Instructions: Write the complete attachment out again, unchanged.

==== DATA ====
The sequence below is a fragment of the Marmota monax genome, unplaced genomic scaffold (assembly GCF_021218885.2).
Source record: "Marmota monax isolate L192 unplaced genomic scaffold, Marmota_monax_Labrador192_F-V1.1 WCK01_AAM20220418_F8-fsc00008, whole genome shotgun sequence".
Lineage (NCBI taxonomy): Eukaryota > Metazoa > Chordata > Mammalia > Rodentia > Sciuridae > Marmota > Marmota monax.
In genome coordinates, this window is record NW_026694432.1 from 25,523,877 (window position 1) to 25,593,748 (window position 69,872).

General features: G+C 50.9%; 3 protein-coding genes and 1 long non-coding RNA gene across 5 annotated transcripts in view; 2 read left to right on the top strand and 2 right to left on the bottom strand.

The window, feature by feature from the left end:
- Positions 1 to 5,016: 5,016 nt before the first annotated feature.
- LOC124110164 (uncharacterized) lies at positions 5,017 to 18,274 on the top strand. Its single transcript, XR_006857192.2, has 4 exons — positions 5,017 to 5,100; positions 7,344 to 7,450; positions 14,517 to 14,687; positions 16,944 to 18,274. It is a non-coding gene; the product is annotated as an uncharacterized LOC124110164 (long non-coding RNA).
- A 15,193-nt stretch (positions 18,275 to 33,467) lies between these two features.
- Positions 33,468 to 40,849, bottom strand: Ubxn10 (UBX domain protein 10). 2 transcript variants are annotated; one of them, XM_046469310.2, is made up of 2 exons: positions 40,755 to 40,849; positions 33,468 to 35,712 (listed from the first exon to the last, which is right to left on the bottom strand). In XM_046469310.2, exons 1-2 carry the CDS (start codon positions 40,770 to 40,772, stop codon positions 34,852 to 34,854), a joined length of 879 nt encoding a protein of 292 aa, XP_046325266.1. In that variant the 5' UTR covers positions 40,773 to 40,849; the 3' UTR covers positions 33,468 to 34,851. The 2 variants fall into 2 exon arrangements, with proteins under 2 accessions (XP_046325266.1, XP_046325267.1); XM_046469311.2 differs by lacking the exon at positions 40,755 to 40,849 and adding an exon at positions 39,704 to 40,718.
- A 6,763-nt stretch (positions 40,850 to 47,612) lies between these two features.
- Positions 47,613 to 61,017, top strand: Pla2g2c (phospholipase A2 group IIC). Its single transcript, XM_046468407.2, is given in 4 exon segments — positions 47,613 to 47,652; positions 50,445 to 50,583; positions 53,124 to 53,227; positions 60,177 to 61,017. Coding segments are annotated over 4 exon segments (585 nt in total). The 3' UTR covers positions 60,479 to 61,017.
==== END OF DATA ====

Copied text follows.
The sequence below is a fragment of the Marmota monax genome, unplaced genomic scaffold (assembly GCF_021218885.2).
Source record: "Marmota monax isolate L192 unplaced genomic scaffold, Marmota_monax_Labrador192_F-V1.1 WCK01_AAM20220418_F8-fsc00008, whole genome shotgun sequence".
Lineage (NCBI taxonomy): Eukaryota > Metazoa > Chordata > Mammalia > Rodentia > Sciuridae > Marmota > Marmota monax.
In genome coordinates, this window is record NW_026694432.1 from 25,523,877 (window position 1) to 25,593,748 (window position 69,872).

General features: G+C 50.9%; 3 protein-coding genes and 1 long non-coding RNA gene across 5 annotated transcripts in view; 2 read left to right on the top strand and 2 right to left on the bottom strand.

The window, feature by feature from the left end:
- Positions 1 to 5,016: 5,016 nt before the first annotated feature.
- LOC124110164 (uncharacterized) lies at positions 5,017 to 18,274 on the top strand. Its single transcript, XR_006857192.2, has 4 exons — positions 5,017 to 5,100; positions 7,344 to 7,450; positions 14,517 to 14,687; positions 16,944 to 18,274. It is a non-coding gene; the product is annotated as an uncharacterized LOC124110164 (long non-coding RNA).
- A 15,193-nt stretch (positions 18,275 to 33,467) lies between these two features.
- Positions 33,468 to 40,849, bottom strand: Ubxn10 (UBX domain protein 10). 2 transcript variants are annotated; one of them, XM_046469310.2, is made up of 2 exons: positions 40,755 to 40,849; positions 33,468 to 35,712 (listed from the first exon to the last, which is right to left on the bottom strand). In XM_046469310.2, exons 1-2 carry the CDS (start codon positions 40,770 to 40,772, stop codon positions 34,852 to 34,854), a joined length of 879 nt encoding a protein of 292 aa, XP_046325266.1. In that variant the 5' UTR covers positions 40,773 to 40,849; the 3' UTR covers positions 33,468 to 34,851. The 2 variants fall into 2 exon arrangements, with proteins under 2 accessions (XP_046325266.1, XP_046325267.1); XM_046469311.2 differs by lacking the exon at positions 40,755 to 40,849 and adding an exon at positions 39,704 to 40,718.
- A 6,763-nt stretch (positions 40,850 to 47,612) lies between these two features.
- Positions 47,613 to 61,017, top strand: Pla2g2c (phospholipase A2 group IIC). Its single transcript, XM_046468407.2, is given in 4 exon segments — positions 47,613 to 47,652; positions 50,445 to 50,583; positions 53,124 to 53,227; positions 60,177 to 61,017. Coding segments are annotated over 4 exon segments (585 nt in total). The 3' UTR covers positions 60,479 to 61,017.